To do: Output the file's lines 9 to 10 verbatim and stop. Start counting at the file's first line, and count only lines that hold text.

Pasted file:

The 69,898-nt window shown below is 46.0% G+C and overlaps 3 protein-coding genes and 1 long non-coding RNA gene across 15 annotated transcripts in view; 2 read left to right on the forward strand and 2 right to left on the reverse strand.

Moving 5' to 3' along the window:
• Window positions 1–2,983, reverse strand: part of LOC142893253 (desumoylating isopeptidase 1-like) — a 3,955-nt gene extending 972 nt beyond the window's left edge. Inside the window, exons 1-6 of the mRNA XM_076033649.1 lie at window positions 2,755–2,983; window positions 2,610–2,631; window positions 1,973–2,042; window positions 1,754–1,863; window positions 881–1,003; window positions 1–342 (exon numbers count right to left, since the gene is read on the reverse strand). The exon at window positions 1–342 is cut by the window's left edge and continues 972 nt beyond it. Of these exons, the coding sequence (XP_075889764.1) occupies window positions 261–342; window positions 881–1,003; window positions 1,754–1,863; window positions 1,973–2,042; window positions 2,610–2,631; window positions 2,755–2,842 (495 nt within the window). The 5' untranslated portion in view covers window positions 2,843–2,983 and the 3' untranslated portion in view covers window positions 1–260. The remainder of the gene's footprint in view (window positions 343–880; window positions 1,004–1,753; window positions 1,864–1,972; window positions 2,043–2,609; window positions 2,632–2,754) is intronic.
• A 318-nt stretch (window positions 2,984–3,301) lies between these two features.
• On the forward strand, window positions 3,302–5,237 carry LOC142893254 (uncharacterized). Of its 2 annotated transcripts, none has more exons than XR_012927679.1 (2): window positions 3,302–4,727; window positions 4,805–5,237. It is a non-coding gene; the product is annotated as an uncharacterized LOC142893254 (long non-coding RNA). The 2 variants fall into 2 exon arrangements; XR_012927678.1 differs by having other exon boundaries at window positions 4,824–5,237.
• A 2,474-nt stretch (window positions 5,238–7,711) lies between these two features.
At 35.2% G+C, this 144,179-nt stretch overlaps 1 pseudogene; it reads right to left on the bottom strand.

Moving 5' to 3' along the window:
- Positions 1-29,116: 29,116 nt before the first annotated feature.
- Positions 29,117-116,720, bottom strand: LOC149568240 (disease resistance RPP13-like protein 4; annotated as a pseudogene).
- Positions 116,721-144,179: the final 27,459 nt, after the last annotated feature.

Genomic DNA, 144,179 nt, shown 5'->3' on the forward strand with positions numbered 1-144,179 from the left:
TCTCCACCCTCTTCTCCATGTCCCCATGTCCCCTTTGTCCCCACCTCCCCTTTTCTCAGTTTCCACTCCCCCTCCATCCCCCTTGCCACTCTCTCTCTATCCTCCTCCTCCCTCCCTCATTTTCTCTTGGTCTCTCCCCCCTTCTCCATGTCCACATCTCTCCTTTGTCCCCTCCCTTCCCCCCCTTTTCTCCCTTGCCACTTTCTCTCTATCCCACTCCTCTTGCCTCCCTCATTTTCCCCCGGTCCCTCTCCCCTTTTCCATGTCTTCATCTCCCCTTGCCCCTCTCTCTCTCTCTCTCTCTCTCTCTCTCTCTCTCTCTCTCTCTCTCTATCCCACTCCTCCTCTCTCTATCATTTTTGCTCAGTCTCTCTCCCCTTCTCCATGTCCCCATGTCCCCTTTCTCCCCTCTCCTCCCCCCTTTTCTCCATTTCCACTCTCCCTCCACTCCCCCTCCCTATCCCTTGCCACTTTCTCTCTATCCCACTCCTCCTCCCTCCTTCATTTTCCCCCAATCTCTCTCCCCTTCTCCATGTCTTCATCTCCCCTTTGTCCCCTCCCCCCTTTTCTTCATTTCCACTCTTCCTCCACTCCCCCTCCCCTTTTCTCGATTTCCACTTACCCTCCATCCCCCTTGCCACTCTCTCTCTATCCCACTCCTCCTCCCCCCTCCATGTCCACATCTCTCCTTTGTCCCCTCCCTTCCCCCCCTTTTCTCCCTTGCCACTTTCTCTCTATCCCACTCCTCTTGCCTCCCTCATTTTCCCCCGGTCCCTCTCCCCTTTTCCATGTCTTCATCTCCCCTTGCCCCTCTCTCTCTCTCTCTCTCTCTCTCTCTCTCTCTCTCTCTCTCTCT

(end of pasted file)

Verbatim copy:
- Positions 1-29,116: 29,116 nt before the first annotated feature.
- Positions 29,117-116,720, bottom strand: LOC149568240 (disease resistance RPP13-like protein 4; annotated as a pseudogene).